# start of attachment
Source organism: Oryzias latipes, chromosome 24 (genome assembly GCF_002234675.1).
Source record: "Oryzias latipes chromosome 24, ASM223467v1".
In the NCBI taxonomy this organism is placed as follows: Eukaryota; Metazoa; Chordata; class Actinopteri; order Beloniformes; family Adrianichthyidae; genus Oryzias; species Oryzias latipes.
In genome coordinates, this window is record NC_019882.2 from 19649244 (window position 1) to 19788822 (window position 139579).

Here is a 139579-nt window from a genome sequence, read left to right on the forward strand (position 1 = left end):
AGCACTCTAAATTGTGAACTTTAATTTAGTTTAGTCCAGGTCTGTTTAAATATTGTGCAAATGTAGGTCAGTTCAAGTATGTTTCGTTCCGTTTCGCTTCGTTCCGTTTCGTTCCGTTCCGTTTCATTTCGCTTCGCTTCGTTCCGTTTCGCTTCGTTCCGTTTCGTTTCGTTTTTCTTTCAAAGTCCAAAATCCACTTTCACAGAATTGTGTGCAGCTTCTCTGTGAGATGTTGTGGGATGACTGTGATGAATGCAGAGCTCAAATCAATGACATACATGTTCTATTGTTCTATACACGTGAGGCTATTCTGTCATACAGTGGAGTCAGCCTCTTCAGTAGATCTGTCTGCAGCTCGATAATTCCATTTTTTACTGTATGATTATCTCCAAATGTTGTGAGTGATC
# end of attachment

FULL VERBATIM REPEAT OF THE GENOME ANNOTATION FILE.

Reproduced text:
Source organism: Oryzias latipes, chromosome 24 (genome assembly GCF_002234675.1).
Source record: "Oryzias latipes chromosome 24, ASM223467v1".
In the NCBI taxonomy this organism is placed as follows: Eukaryota; Metazoa; Chordata; class Actinopteri; order Beloniformes; family Adrianichthyidae; genus Oryzias; species Oryzias latipes.
In genome coordinates, this window is record NC_019882.2 from 19649244 (window position 1) to 19788822 (window position 139579).

Here is a 139579-nt window from a genome sequence, read left to right on the forward strand (position 1 = left end):
AGCACTCTAAATTGTGAACTTTAATTTAGTTTAGTCCAGGTCTGTTTAAATATTGTGCAAATGTAGGTCAGTTCAAGTATGTTTCGTTCCGTTTCGCTTCGTTCCGTTTCGTTCCGTTCCGTTTCATTTCGCTTCGCTTCGTTCCGTTTCGCTTCGTTCCGTTTCGTTTCGTTTTTCTTTCAAAGTCCAAAATCCACTTTCACAGAATTGTGTGCAGCTTCTCTGTGAGATGTTGTGGGATGACTGTGATGAATGCAGAGCTCAAATCAATGACATACATGTTCTATTGTTCTATACACGTGAGGCTATTCTGTCATACAGTGGAGTCAGCCTCTTCAGTAGATCTGTCTGCAGCTCGATAATTCCATTTTTTACTGTATGATTATCTCCAAATGTTGTGAGTGATC